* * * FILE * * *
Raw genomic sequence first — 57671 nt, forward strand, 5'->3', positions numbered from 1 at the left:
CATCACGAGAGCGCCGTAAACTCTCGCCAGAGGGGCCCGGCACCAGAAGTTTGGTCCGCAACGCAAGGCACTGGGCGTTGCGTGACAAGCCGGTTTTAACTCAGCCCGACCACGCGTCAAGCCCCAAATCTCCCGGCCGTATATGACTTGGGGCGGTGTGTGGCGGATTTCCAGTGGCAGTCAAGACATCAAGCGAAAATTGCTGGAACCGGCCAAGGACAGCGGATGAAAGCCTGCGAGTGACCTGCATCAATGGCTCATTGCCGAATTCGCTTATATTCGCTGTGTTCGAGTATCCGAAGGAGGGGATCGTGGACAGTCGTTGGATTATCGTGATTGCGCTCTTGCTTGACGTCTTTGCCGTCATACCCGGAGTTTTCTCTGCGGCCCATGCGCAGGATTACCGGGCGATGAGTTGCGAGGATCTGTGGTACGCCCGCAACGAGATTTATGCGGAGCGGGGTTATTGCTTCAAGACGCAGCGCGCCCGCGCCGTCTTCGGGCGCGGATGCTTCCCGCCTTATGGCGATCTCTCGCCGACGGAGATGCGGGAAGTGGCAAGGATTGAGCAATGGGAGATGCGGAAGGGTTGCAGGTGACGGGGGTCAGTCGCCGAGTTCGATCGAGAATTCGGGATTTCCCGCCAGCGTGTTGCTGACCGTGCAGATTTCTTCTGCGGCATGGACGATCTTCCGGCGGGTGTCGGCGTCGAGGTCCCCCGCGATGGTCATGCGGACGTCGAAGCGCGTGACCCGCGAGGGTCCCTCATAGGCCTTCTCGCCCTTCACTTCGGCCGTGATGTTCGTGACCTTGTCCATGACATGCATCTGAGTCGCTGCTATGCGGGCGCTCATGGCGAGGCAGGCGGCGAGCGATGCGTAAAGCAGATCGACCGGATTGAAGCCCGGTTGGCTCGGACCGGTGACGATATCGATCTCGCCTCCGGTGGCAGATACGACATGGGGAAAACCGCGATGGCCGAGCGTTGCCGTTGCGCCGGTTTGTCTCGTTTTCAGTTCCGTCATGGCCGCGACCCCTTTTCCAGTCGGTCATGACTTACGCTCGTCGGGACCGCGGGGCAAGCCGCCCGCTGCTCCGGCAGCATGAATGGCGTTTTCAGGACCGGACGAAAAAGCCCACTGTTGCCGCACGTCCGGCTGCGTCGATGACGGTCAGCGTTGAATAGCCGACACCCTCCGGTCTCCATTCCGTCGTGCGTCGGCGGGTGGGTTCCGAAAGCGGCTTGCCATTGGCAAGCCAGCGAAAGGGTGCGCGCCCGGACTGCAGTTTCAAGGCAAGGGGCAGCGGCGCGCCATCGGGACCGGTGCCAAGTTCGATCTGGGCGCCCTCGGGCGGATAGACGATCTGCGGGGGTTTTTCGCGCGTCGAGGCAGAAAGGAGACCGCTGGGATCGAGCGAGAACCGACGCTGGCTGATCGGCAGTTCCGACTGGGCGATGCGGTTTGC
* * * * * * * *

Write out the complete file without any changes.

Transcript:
Raw genomic sequence first — 57671 nt, forward strand, 5'->3', positions numbered from 1 at the left:
CATCACGAGAGCGCCGTAAACTCTCGCCAGAGGGGCCCGGCACCAGAAGTTTGGTCCGCAACGCAAGGCACTGGGCGTTGCGTGACAAGCCGGTTTTAACTCAGCCCGACCACGCGTCAAGCCCCAAATCTCCCGGCCGTATATGACTTGGGGCGGTGTGTGGCGGATTTCCAGTGGCAGTCAAGACATCAAGCGAAAATTGCTGGAACCGGCCAAGGACAGCGGATGAAAGCCTGCGAGTGACCTGCATCAATGGCTCATTGCCGAATTCGCTTATATTCGCTGTGTTCGAGTATCCGAAGGAGGGGATCGTGGACAGTCGTTGGATTATCGTGATTGCGCTCTTGCTTGACGTCTTTGCCGTCATACCCGGAGTTTTCTCTGCGGCCCATGCGCAGGATTACCGGGCGATGAGTTGCGAGGATCTGTGGTACGCCCGCAACGAGATTTATGCGGAGCGGGGTTATTGCTTCAAGACGCAGCGCGCCCGCGCCGTCTTCGGGCGCGGATGCTTCCCGCCTTATGGCGATCTCTCGCCGACGGAGATGCGGGAAGTGGCAAGGATTGAGCAATGGGAGATGCGGAAGGGTTGCAGGTGACGGGGGTCAGTCGCCGAGTTCGATCGAGAATTCGGGATTTCCCGCCAGCGTGTTGCTGACCGTGCAGATTTCTTCTGCGGCATGGACGATCTTCCGGCGGGTGTCGGCGTCGAGGTCCCCCGCGATGGTCATGCGGACGTCGAAGCGCGTGACCCGCGAGGGTCCCTCATAGGCCTTCTCGCCCTTCACTTCGGCCGTGATGTTCGTGACCTTGTCCATGACATGCATCTGAGTCGCTGCTATGCGGGCGCTCATGGCGAGGCAGGCGGCGAGCGATGCGTAAAGCAGATCGACCGGATTGAAGCCCGGTTGGCTCGGACCGGTGACGATATCGATCTCGCCTCCGGTGGCAGATACGACATGGGGAAAACCGCGATGGCCGAGCGTTGCCGTTGCGCCGGTTTGTCTCGTTTTCAGTTCCGTCATGGCCGCGACCCCTTTTCCAGTCGGTCATGACTTACGCTCGTCGGGACCGCGGGGCAAGCCGCCCGCTGCTCCGGCAGCATGAATGGCGTTTTCAGGACCGGACGAAAAAGCCCACTGTTGCCGCACGTCCGGCTGCGTCGATGACGGTCAGCGTTGAATAGCCGACACCCTCCGGTCTCCATTCCGTCGTGCGTCGGCGGGTGGGTTCCGAAAGCGGCTTGCCATTGGCAAGCCAGCGAAAGGGTGCGCGCCCGGACTGCAGTTTCAAGGCAAGGGGCAGCGGCGCGCCATCGGGACCGGTGCCAAGTTCGATCTGGGCGCCCTCGGGCGGATAGACGATCTGCGGGGGTTTTTCGCGCGTCGAGGCAGAAAGGAGACCGCTGGGATCGAGCGAGAACCGACGCTGGCTGATCGGCAGTTCCGACTGGGCGATGCGGTTTGC